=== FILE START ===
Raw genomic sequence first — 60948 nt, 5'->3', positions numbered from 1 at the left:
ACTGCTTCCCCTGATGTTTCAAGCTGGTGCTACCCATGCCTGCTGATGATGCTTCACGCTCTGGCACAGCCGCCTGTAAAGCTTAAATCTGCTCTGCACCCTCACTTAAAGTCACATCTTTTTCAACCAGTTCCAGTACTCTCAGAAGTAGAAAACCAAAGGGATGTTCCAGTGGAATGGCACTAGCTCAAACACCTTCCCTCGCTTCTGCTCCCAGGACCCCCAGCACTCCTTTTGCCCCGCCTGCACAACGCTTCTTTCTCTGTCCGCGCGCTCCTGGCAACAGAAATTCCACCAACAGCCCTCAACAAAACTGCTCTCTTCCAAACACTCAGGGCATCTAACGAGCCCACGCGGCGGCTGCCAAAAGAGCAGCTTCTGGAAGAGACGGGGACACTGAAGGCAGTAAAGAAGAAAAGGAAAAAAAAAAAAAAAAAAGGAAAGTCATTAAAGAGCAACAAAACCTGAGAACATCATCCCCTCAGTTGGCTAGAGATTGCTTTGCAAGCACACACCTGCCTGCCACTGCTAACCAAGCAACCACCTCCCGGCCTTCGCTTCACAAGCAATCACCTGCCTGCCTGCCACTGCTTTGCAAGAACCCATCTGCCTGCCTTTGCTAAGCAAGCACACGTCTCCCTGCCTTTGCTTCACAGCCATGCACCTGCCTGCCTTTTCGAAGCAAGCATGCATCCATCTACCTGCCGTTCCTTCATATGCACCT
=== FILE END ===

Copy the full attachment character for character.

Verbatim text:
Raw genomic sequence first — 60948 nt, 5'->3', positions numbered from 1 at the left:
ACTGCTTCCCCTGATGTTTCAAGCTGGTGCTACCCATGCCTGCTGATGATGCTTCACGCTCTGGCACAGCCGCCTGTAAAGCTTAAATCTGCTCTGCACCCTCACTTAAAGTCACATCTTTTTCAACCAGTTCCAGTACTCTCAGAAGTAGAAAACCAAAGGGATGTTCCAGTGGAATGGCACTAGCTCAAACACCTTCCCTCGCTTCTGCTCCCAGGACCCCCAGCACTCCTTTTGCCCCGCCTGCACAACGCTTCTTTCTCTGTCCGCGCGCTCCTGGCAACAGAAATTCCACCAACAGCCCTCAACAAAACTGCTCTCTTCCAAACACTCAGGGCATCTAACGAGCCCACGCGGCGGCTGCCAAAAGAGCAGCTTCTGGAAGAGACGGGGACACTGAAGGCAGTAAAGAAGAAAAGGAAAAAAAAAAAAAAAAAAGGAAAGTCATTAAAGAGCAACAAAACCTGAGAACATCATCCCCTCAGTTGGCTAGAGATTGCTTTGCAAGCACACACCTGCCTGCCACTGCTAACCAAGCAACCACCTCCCGGCCTTCGCTTCACAAGCAATCACCTGCCTGCCTGCCACTGCTTTGCAAGAACCCATCTGCCTGCCTTTGCTAAGCAAGCACACGTCTCCCTGCCTTTGCTTCACAGCCATGCACCTGCCTGCCTTTTCGAAGCAAGCATGCATCCATCTACCTGCCGTTCCTTCATATGCACCT